Jurisdiction - India
India – Corporate Social Responsibility: Complexity of Compliance.

17 February, 2014


Philanthropy and the spirit of giving back to society are not unknown, certainly not unheard of, ideas in India. History is replete with kings in ancient India who utilized the royal coffers for the larger public good – planted trees, opened drinking water kiosks and established charitable endowments for feeding the poor and educating their subjects. Scriptures dating back to the Vedas also exhort the spirit of giving and extoll the virtues of charity. Businesses and rich merchants in their turn also establish charitable institutions and the tradition has continued into modern times by leading business groups such as the Tatas, Birlas and several other business houses. Gandhi, the most famous of
India’s national leaders, who lead the freedom movement, in one of his first speeches during British rule strongly advocated to India’s rich to hold in trust their wealth for the benefit of the poor. Perhaps the experience in post-independence India gave the government cause to ponder whether the voluntary spirit had somehow fallen short in motivating the rich to share their wealth with the needy and the time had come to mandate Corporate Social Responsibility through the law. The Companies Act, 2013 is the first known example of a Corporate Governance Law enacting specific provisions to mandate and secure corporate spend on a set of socially desirable objectives as laid down by the government.

The guiding principles stated in the proposed draft Corporate Social Responsibility Rules under Section 135 of the Companies Act, 2013, enunciates CSR as the process by which a business organization evolves its relationships with stakeholders for the common good, land demonstrates its commitment in this regard by adoption of appropriate business processes and strategies. Thus CSR is not charity or mere donations. CSR is a way of conducting business, by which corporate entities visibly contribute to the social good. Socially responsible companies do not limit themselves to using resources to engage in activities that increase only their profits. They use CSR to integrate economic, environmental and social objectives with the company’s operations and growth.

Legal Framework

Under the Companies Act, 2013, companies in India, starting from April 1, 2013 shall undertake CSR expenditure as mandated in Section 135, Schedule VII and CSR Rules 2013 of the Act. Any Company incorporated under the Act shall be obliged to ensure it spends at least 2% of the average net profits which were booked during three immediate preceding financial years, if the company achieves any of the following three criteria:-

(i) Net worth of INR 50 Billion
(ii) Turnover of INR 100 Billion
(iii) Net Profit of INR 50 Million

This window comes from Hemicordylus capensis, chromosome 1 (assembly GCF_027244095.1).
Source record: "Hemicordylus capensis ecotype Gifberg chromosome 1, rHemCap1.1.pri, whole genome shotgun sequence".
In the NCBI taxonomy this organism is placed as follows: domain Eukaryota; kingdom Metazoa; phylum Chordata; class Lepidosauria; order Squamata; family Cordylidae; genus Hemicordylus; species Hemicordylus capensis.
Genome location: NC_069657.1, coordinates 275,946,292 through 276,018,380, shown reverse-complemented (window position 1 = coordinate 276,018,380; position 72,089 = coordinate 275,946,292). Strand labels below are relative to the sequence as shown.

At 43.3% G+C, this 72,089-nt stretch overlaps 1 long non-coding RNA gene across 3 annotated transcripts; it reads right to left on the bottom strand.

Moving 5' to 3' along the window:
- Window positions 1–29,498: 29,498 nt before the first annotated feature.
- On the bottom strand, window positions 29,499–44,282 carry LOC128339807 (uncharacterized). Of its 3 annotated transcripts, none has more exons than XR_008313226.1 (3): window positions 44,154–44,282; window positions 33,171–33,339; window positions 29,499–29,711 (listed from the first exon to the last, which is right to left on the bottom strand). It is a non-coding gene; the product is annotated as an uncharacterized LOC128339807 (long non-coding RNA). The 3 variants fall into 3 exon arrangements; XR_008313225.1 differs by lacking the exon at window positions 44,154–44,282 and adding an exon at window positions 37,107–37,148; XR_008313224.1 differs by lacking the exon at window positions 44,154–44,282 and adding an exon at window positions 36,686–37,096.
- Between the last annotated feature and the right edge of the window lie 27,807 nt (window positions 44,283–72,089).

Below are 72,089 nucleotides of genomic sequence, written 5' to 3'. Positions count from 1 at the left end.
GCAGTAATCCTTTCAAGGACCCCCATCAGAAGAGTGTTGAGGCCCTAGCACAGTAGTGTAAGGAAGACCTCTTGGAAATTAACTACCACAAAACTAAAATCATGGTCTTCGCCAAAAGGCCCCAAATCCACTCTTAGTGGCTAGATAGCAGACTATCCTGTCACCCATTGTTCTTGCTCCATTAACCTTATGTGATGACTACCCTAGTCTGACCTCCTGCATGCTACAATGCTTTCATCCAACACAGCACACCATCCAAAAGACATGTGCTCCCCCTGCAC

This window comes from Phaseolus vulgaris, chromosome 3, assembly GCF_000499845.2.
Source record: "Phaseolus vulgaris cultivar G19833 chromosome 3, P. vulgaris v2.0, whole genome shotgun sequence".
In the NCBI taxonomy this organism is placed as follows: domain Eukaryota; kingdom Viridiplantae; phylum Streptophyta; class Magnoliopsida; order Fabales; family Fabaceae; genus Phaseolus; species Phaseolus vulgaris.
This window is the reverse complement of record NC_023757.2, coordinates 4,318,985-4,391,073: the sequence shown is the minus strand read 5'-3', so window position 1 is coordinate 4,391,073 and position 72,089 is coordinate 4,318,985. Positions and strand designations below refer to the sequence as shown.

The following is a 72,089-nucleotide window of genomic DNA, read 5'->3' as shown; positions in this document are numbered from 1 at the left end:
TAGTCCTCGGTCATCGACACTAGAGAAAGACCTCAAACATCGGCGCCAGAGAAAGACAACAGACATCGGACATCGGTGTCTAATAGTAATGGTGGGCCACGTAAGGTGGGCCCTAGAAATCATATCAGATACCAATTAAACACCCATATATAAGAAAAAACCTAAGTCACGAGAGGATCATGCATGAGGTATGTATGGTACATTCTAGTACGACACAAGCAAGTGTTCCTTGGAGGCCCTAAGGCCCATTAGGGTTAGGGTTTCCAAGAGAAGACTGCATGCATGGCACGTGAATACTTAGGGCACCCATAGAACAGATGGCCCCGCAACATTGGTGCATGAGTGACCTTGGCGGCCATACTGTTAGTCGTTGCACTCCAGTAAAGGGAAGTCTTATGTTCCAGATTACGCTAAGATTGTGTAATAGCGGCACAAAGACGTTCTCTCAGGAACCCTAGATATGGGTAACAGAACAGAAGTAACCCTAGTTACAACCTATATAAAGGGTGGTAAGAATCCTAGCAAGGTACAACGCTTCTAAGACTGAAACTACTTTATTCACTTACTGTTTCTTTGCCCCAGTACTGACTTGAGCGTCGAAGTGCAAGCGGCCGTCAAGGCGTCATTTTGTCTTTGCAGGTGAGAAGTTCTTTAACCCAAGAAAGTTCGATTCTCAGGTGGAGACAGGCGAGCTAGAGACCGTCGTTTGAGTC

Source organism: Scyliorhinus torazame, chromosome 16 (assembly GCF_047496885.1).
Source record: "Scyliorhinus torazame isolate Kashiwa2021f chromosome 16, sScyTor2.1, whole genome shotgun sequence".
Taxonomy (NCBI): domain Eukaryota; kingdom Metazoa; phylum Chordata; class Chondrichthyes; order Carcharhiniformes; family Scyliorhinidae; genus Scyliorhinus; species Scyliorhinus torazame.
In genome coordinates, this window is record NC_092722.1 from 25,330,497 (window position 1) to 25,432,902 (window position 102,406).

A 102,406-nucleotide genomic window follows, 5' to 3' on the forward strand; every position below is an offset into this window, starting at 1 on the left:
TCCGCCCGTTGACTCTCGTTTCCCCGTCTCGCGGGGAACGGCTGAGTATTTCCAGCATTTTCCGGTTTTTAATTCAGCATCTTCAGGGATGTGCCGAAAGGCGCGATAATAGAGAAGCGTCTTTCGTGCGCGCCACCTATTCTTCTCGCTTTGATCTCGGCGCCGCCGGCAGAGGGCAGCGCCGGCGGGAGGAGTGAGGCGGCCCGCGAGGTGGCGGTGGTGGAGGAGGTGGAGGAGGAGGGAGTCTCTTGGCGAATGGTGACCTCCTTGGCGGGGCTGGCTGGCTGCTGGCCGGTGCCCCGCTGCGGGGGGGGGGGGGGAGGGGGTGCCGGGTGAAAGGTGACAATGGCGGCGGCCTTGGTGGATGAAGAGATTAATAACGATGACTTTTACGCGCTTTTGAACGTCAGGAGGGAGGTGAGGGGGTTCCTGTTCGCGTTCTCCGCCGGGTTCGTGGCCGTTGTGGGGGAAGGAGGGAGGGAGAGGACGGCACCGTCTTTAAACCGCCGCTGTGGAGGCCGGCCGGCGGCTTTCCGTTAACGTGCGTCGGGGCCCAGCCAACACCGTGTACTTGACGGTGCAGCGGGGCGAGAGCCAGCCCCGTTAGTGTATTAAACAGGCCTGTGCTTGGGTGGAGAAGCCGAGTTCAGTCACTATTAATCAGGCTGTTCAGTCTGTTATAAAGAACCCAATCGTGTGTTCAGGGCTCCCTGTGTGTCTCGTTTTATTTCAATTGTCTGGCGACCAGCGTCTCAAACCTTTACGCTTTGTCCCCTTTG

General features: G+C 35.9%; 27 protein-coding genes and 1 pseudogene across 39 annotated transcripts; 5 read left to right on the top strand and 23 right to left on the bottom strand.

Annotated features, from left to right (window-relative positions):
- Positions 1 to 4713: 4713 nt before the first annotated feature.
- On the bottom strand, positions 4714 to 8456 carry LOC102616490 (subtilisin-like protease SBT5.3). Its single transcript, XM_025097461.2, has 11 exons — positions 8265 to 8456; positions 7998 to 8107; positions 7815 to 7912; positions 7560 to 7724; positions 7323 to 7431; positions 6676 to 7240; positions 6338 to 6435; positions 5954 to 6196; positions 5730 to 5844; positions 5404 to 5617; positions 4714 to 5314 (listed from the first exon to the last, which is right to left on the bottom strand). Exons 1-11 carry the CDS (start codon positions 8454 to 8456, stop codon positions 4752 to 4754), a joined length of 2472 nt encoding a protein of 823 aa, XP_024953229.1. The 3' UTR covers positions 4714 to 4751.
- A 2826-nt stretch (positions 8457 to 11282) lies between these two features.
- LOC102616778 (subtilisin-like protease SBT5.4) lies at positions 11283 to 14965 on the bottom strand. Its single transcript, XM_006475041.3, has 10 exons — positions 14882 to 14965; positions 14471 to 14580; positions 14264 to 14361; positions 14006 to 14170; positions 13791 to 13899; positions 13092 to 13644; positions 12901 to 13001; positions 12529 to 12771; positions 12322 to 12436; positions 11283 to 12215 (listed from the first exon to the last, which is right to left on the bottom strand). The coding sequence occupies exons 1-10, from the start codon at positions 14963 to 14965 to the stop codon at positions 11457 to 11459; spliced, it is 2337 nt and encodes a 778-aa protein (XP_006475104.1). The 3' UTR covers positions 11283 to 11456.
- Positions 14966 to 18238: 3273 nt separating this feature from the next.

Even if any one of the above criteria is achieved in any given financial year (1st April to 31st March) the mandate to spend is triggered. The company must then ensure that it spends at least 2% of the average net profits earned by it during three immediate preceding financial years. Thus, assuming the net profits to be 100 Million plus 80 Million plus 120 Million in 2013-2014, 2012-2013 and 2011-2012 respectively, the company must determine the average of 300 Million, which comes to 100 Million. 2% of 100 Million i.e. 2 Million must be spent in the financial year in which the applicability of the law is triggered. Going forward, it must spend the mandated amount in every succeeding financial year. Of course, if there is a loss in all the three years, then no such spend would have to be incurred as there would be no profit to begin with for a given block of three years.1

Recommended CSR Activities

The government has annexed a Schedule to the Act which specifies a whole range of activities to undertake – (i) eradicating extreme hunger and poverty; (ii) promotion of education; (iii) promoting gender equality and empowering women; (iv) reducing child mortality and improving maternal health; (v) combating human immunodeficiency virus, acquired immune deficiency syndrome, malaria and other diseases; (vi) ensuring environmental sustainability; (vii) employment enhancing vocational skills; (viii) social business projects; (ix) contribution to the Prime Minister’s National Relief Fund or any other fund set up by the Central Government or the State Governments for socio-economic development, relief and funds for the welfare of the Scheduled Castes, the Scheduled Tribes, other backward classes, minorities and women; and (x) such other matters as may be prescribed. Although it may look comprehensive, this is by no means an exhaustive list of activities as government may add to it. A moot question that may arise is whether corporates may come up with something different or innovative which does not figure on this menu. The short answer would be, but of course, most certainly, depending on your ingenuity and imagination. There is no legal bar.

Among the recommended activities, item no. (ix) of the list has caused eye brows to be raised as it does not fit in with the concept of CSR as it is normally or universally understood. Contribution to the Prime Minister’s Relief Fund surely is more akin to doing an act of charity like dropping cash in a relief fund for disaster relief and such like. Corporates wishing to develop programmes for creating visible social impact and expanding their own social reach and brand appeal may not wish to part with valuable funds over the disposition of which they would have no control. It would certainly not create something of lasting value on a sustainable basis.

Opportunities And Challanges